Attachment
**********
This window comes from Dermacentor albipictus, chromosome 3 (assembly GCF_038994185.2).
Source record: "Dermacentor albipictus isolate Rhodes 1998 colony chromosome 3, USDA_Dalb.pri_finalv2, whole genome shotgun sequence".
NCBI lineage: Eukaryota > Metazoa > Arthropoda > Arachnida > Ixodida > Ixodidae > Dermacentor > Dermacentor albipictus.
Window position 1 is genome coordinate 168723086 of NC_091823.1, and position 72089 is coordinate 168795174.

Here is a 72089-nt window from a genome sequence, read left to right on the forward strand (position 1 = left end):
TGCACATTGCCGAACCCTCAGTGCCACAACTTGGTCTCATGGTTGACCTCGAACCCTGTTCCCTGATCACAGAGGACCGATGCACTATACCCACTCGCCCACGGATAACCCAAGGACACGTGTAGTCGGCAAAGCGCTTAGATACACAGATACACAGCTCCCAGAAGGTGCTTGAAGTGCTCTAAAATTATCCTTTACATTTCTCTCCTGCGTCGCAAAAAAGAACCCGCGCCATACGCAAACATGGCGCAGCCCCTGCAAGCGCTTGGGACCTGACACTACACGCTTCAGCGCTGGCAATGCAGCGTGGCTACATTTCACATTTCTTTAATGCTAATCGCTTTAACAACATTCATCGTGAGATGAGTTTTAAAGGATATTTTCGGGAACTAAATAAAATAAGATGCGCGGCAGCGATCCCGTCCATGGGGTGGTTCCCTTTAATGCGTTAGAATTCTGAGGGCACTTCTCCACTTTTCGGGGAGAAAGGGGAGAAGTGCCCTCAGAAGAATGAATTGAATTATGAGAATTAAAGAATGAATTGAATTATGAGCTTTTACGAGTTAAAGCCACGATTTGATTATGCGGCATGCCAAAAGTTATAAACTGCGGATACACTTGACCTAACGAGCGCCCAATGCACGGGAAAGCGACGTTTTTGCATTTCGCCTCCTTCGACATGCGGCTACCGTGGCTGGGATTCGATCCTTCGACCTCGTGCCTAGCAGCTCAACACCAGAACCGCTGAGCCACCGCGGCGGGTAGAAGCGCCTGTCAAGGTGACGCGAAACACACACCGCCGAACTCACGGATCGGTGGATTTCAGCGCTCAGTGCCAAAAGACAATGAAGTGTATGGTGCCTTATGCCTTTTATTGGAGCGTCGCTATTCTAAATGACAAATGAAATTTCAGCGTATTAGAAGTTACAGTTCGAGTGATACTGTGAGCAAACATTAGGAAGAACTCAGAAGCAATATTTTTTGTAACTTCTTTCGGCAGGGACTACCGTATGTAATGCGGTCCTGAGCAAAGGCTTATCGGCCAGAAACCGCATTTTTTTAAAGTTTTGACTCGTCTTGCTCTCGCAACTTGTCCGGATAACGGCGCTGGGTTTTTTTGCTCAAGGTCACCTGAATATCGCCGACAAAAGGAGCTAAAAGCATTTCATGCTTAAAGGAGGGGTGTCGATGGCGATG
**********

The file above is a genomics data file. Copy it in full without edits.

This window comes from Dermacentor albipictus, chromosome 3 (assembly GCF_038994185.2).
Source record: "Dermacentor albipictus isolate Rhodes 1998 colony chromosome 3, USDA_Dalb.pri_finalv2, whole genome shotgun sequence".
NCBI lineage: Eukaryota > Metazoa > Arthropoda > Arachnida > Ixodida > Ixodidae > Dermacentor > Dermacentor albipictus.
Window position 1 is genome coordinate 168723086 of NC_091823.1, and position 72089 is coordinate 168795174.

Here is a 72089-nt window from a genome sequence, read left to right on the forward strand (position 1 = left end):
TGCACATTGCCGAACCCTCAGTGCCACAACTTGGTCTCATGGTTGACCTCGAACCCTGTTCCCTGATCACAGAGGACCGATGCACTATACCCACTCGCCCACGGATAACCCAAGGACACGTGTAGTCGGCAAAGCGCTTAGATACACAGATACACAGCTCCCAGAAGGTGCTTGAAGTGCTCTAAAATTATCCTTTACATTTCTCTCCTGCGTCGCAAAAAAGAACCCGCGCCATACGCAAACATGGCGCAGCCCCTGCAAGCGCTTGGGACCTGACACTACACGCTTCAGCGCTGGCAATGCAGCGTGGCTACATTTCACATTTCTTTAATGCTAATCGCTTTAACAACATTCATCGTGAGATGAGTTTTAAAGGATATTTTCGGGAACTAAATAAAATAAGATGCGCGGCAGCGATCCCGTCCATGGGGTGGTTCCCTTTAATGCGTTAGAATTCTGAGGGCACTTCTCCACTTTTCGGGGAGAAAGGGGAGAAGTGCCCTCAGAAGAATGAATTGAATTATGAGAATTAAAGAATGAATTGAATTATGAGCTTTTACGAGTTAAAGCCACGATTTGATTATGCGGCATGCCAAAAGTTATAAACTGCGGATACACTTGACCTAACGAGCGCCCAATGCACGGGAAAGCGACGTTTTTGCATTTCGCCTCCTTCGACATGCGGCTACCGTGGCTGGGATTCGATCCTTCGACCTCGTGCCTAGCAGCTCAACACCAGAACCGCTGAGCCACCGCGGCGGGTAGAAGCGCCTGTCAAGGTGACGCGAAACACACACCGCCGAACTCACGGATCGGTGGATTTCAGCGCTCAGTGCCAAAAGACAATGAAGTGTATGGTGCCTTATGCCTTTTATTGGAGCGTCGCTATTCTAAATGACAAATGAAATTTCAGCGTATTAGAAGTTACAGTTCGAGTGATACTGTGAGCAAACATTAGGAAGAACTCAGAAGCAATATTTTTTGTAACTTCTTTCGGCAGGGACTACCGTATGTAATGCGGTCCTGAGCAAAGGCTTATCGGCCAGAAACCGCATTTTTTTAAAGTTTTGACTCGTCTTGCTCTCGCAACTTGTCCGGATAACGGCGCTGGGTTTTTTTGCTCAAGGTCACCTGAATATCGCCGACAAAAGGAGCTAAAAGCATTTCATGCTTAAAGGAGGGGTGTCGATGGCGATG